Ryan Blaney USATSI 2022 All Star Race Texas Motor Speedway
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The Home Run Derby is the highlight of the MLB All-Star Game. The NBA has its slam dunk and three-point competition. Even the NFL's Pro Bowl plays by its own set of rules.

What makes NASCAR's All-Star Race special?

That's a question left unanswered following another tiresome thrashing up front, this time by Ryan Blaney at Texas Motor Speedway. Blaney led the final 84 laps in a 2022 race where he was never challenged, even after NASCAR threw a controversial caution some 300 feet before he hit the start/finish line. It was the same type of race fans see every week, except these three stages were imperfectly placed at a track struggling to conform to the sport's aero challenges.

"You can't pass at all," Kyle Larson complained after blowing a right front tire. "Especially the leader anyways."

That made the biggest All-Star Race controversy whether Ryan Blaney got his window net in place safely for the final restart (more on that in a minute). But NASCAR's All-Star Race problem goes deeper than what racetrack they're on. Whether it's past venues like the intermediate oval in Charlotte, which hosted the event for 30+ years, or the fan favorite short track of Bristol Motor Speedway, the storyline remains the same: something's missing.

It's not that NASCAR isn't trying. Their focus this weekend was on qualifying, turning the final round into a NCAA Tournament-style elimination that included a tire change by the pit crew.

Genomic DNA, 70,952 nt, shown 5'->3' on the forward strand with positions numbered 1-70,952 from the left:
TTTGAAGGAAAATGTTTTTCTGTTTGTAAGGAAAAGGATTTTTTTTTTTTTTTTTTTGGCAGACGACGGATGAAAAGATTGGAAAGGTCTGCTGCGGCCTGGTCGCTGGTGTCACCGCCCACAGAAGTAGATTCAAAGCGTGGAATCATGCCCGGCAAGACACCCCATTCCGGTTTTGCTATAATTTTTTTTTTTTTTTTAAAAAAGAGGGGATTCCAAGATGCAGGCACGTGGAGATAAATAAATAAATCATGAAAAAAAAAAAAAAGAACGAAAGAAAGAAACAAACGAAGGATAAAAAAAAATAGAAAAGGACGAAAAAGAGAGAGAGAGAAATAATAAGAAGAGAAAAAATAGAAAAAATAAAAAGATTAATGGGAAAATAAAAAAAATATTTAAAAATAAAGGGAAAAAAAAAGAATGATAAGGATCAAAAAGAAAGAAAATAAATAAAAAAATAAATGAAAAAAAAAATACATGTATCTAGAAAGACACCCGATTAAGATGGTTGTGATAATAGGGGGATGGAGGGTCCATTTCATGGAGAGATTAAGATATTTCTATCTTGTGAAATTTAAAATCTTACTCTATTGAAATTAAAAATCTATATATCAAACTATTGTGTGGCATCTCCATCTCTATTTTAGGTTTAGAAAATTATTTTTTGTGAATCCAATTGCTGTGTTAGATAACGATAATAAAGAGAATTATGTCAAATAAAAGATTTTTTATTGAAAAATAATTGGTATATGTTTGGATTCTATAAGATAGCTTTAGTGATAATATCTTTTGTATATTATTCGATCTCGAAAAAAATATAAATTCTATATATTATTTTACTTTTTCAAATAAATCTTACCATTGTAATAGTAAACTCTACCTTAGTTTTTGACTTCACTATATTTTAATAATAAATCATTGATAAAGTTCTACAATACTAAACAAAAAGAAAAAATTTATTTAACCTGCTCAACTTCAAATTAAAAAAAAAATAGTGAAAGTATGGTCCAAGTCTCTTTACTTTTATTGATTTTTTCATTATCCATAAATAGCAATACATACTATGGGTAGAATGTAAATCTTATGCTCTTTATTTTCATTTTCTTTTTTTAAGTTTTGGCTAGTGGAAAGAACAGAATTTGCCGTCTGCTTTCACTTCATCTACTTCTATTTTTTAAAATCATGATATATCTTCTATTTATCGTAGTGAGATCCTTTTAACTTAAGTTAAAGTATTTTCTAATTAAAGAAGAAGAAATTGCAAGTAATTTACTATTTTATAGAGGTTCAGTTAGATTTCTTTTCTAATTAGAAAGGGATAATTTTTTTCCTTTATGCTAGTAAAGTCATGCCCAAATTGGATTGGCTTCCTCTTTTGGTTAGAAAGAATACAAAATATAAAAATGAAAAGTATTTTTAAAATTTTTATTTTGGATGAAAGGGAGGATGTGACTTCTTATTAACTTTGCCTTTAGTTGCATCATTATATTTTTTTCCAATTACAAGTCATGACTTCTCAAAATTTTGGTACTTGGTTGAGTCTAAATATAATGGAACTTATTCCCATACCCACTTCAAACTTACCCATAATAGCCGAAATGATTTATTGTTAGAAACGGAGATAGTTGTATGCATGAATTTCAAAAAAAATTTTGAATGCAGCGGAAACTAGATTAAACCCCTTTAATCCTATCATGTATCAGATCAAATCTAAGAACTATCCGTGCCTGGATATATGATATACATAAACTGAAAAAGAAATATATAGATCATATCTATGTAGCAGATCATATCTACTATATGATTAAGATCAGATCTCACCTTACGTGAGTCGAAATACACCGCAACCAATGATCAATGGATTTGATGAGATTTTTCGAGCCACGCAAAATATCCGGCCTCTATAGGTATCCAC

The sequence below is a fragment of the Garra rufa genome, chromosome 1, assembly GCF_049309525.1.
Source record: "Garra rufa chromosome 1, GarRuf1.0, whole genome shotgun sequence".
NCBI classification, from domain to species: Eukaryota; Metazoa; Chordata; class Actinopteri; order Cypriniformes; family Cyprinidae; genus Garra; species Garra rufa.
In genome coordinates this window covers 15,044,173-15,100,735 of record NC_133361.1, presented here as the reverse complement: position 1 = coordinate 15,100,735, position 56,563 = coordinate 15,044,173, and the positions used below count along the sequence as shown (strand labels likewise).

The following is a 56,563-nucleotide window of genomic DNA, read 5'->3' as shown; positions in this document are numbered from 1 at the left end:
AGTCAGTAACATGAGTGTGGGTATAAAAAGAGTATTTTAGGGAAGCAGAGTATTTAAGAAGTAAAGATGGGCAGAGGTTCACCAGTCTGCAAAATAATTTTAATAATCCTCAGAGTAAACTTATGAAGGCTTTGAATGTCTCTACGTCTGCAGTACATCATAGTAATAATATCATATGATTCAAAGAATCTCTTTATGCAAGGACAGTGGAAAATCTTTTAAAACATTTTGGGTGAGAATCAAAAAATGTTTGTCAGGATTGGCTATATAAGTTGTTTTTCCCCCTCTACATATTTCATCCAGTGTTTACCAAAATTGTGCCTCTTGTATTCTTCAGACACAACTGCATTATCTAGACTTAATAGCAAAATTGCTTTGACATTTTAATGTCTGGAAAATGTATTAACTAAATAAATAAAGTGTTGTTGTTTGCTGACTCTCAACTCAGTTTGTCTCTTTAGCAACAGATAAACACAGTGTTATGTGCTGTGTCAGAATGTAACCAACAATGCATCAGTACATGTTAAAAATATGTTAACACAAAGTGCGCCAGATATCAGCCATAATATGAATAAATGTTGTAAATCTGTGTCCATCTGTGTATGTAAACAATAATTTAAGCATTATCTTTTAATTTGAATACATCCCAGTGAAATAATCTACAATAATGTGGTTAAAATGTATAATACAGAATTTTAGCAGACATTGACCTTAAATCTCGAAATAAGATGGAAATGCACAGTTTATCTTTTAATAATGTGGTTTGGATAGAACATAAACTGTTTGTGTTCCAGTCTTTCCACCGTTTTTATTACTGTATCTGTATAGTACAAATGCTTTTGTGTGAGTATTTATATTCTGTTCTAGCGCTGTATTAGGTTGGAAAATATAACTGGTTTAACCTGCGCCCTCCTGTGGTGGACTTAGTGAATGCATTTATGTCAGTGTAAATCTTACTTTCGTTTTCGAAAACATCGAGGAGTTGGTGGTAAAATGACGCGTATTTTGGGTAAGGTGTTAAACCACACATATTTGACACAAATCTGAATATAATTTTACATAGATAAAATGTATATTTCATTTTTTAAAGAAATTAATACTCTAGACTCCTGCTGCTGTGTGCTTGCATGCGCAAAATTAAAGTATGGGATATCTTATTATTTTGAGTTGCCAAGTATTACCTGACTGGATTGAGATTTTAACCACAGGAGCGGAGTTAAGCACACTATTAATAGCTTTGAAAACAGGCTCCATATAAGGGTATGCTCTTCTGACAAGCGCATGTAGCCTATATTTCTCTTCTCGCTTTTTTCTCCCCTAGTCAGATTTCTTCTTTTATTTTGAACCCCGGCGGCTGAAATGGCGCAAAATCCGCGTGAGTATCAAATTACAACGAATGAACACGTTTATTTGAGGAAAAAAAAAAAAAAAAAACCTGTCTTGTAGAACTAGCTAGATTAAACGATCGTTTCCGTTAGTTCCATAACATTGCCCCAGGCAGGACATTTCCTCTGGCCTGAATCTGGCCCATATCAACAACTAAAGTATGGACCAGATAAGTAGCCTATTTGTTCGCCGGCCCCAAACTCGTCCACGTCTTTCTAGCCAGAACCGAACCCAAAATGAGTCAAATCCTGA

But – and no offense to these athletes manning pit road – are NASCAR fans tuning in every weekend to watch the jackman? This All-Star Race is built to highlight the sport's best drivers, and even that label is a bit of a stretch. While the NBA All-Star game highlights the best 6-8 percent of its players, the starting field for NASCAR was 24 drivers, a whopping 66 percent of the field that races each week.

So, tightening up the entry list would be a start. Limit automatic qualifiers for the All-Star Race to 2022 race winners only, leaving just a few extra slots through the Open qualifier and fan voting.

Next is the track. Make it different, a place the Cup Series has never run before or a place with historic significance. Two short tracks immediately come to mind: A rehabilitated North Wilkesboro Speedway, which last hosted a Cup race in 1996, or South Boston Speedway in nearby Virginia. The L.A. Coliseum exhibition earlier this year was successful in part because it was a challenge this generation of drivers had never faced before.

That challenge should include the cars, too. Why not roll out a one-race, SRX-style vehicle with equal equipment, forcing these All-Star teams to master it while not putting strain on their own shops? It's a new challenge for the pit crews as well, and you can get them more involved in the race: make a mandatory pit stop where the slowest one eliminates a driver regardless of track position.